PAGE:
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On a Wing and a Prayer - Feature Article

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Albatrosses are icons of the Southern Ocean, but all bar two of the 21 species are now threatened with extinction. We talk to albatross expert Dr Richard Phillips of British Antarctic Survey to find out how science can help save this extraordinary seabird.

Albatrosses are the stuff of legend. Immortalised in Samuel Taylor Coleridge's Rime of the Ancient Mariner, and once thought to contain the souls of sailors lost at sea, it's easy to see why the albatross has become such an iconic species.

According to Dr Richard Phillips of British Antarctic Survey (BAS), the sight of an albatross at sea, thousands of miles from land, is a very special experience: "Albatrosses will often follow ships, sometimes for days on end. Seeing these beautiful great, white birds flying off the back of the ship you're on really captures people's imaginations."

Albatrosses are among the largest flying birds on Earth. With their massive wingspan, they spend most of their lives at sea.

"Albatrosses will often follow ships, sometimes for days on end. Seeing these beautiful great, white birds flying off the back of the ship you’re on really captures people's imaginations."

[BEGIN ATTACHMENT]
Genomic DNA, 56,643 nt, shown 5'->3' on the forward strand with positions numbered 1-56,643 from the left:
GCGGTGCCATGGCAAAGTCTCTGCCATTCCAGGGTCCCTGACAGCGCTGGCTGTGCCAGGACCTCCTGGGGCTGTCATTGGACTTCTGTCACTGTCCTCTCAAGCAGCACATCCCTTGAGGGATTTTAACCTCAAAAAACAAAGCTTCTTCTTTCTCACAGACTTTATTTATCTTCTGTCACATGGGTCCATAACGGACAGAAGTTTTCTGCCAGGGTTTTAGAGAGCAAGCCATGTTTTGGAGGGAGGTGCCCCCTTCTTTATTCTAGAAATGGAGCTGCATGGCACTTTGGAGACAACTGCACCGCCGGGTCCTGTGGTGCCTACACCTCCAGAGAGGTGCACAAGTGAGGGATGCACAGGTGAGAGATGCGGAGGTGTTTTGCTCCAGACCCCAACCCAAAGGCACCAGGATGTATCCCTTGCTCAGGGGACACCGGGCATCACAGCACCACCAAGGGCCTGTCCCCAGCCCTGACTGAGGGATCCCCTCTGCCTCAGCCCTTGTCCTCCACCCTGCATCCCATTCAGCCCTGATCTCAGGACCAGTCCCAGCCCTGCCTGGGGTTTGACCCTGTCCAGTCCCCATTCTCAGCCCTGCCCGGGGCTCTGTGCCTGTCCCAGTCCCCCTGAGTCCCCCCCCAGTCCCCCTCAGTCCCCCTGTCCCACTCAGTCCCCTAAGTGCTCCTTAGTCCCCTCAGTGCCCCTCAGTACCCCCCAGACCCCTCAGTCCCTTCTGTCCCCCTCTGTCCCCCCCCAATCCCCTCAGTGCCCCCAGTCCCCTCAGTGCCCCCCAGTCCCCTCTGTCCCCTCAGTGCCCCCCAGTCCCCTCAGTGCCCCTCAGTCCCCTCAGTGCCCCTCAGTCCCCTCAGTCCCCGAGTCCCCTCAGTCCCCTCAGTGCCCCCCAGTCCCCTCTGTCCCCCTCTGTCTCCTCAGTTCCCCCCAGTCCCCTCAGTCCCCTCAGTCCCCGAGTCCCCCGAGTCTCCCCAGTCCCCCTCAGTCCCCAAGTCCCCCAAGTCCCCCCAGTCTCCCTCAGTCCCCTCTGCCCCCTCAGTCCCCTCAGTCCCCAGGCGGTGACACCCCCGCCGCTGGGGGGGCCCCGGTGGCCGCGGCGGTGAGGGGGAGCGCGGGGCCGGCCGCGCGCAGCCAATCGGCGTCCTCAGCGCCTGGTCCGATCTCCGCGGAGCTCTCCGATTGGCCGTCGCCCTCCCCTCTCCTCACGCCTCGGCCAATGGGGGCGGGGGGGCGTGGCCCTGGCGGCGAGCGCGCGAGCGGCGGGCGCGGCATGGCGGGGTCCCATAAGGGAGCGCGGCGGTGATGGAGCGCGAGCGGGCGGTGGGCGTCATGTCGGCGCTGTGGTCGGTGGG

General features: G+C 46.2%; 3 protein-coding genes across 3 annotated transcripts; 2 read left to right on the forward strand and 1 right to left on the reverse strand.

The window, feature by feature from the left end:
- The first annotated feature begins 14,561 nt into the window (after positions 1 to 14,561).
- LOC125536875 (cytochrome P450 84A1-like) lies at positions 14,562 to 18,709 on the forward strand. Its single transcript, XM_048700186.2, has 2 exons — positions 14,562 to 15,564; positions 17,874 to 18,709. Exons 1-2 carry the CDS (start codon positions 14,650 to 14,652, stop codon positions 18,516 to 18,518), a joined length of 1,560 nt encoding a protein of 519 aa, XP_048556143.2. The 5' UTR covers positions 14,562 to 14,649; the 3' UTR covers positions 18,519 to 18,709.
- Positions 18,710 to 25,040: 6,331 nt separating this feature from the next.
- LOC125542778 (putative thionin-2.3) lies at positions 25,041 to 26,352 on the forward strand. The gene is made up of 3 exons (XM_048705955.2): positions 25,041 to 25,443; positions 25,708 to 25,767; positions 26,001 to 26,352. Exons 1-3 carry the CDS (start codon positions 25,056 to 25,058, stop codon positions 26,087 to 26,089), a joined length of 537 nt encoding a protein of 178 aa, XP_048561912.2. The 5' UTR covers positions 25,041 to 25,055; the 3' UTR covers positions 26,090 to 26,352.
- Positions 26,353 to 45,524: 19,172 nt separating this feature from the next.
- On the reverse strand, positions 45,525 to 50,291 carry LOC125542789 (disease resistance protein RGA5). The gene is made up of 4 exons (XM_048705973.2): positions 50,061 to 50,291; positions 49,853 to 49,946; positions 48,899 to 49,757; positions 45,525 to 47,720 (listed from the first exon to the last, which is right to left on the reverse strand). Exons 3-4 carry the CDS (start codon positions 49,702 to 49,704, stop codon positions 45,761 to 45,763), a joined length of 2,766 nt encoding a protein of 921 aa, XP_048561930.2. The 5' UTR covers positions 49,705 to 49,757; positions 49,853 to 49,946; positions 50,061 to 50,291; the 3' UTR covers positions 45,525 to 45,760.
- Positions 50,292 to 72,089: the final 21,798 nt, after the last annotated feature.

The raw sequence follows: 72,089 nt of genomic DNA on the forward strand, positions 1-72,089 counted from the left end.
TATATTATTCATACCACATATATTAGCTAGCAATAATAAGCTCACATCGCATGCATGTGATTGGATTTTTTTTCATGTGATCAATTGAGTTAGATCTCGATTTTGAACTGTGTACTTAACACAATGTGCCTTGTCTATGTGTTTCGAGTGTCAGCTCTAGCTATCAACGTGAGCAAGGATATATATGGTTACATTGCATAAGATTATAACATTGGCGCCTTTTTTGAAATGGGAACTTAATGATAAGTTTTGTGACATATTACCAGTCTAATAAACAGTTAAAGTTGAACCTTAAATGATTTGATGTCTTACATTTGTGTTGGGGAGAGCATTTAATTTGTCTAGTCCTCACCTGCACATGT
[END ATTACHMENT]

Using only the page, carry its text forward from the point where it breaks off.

Dr. Richard Phillips
British Antarctic Survey
Patrolling some of the remotest oceans on the planet, albatrosses can travel up to 1,000 miles a day in search of food and can circumnavigate the Southern Ocean 30 times or more during their 60-year lifespan.

Heading for extinction

But it is this extraordinary lifestyle - coupled with humans' insatiable appetite for tuna and other fish - that is putting most species of albatross at risk of extinction.

Because they are almost as long-lived as humans, albatrosses take many years to reach sexual maturity. An albatross will be around 10 years old before it finds a mate and breeds. Although most breed annually, nine species - including the wandering albatross - lay only one egg every two years,

Albatross Gallery
and it takes the best part of a year for a young  albatross to leave the nest.

"Everything they do is slow," says Phillips, who has spent the last seven years studying the albatrosses breeding at South Georgia. "It takes a long time for them to raise a chick, the chick takes a long time to learn how to forage, and it won't breed successfully until it's 10 years old or more. If you do the maths, you have to have enough birds surviving that early period and producing enough chicks to sustain the population. And because chick production is so slow, even a small increase in the death rate among adults will cause the population to decline."

Scientists at BAS have been monitoring albatross populations at its research station at Bird Island, South Georgia, since the early 1960s. Lying off the north-west tip of South Georgia, Bird Island is a rocky, windswept island just five kilometres long. Its only human inhabitants are the handful of BAS scientists who work there studying the thousands of seals, albatrosses and other birds that use the island to breed on.

 

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Images © British Antarctic Survey / Words © Becky Allen.

 

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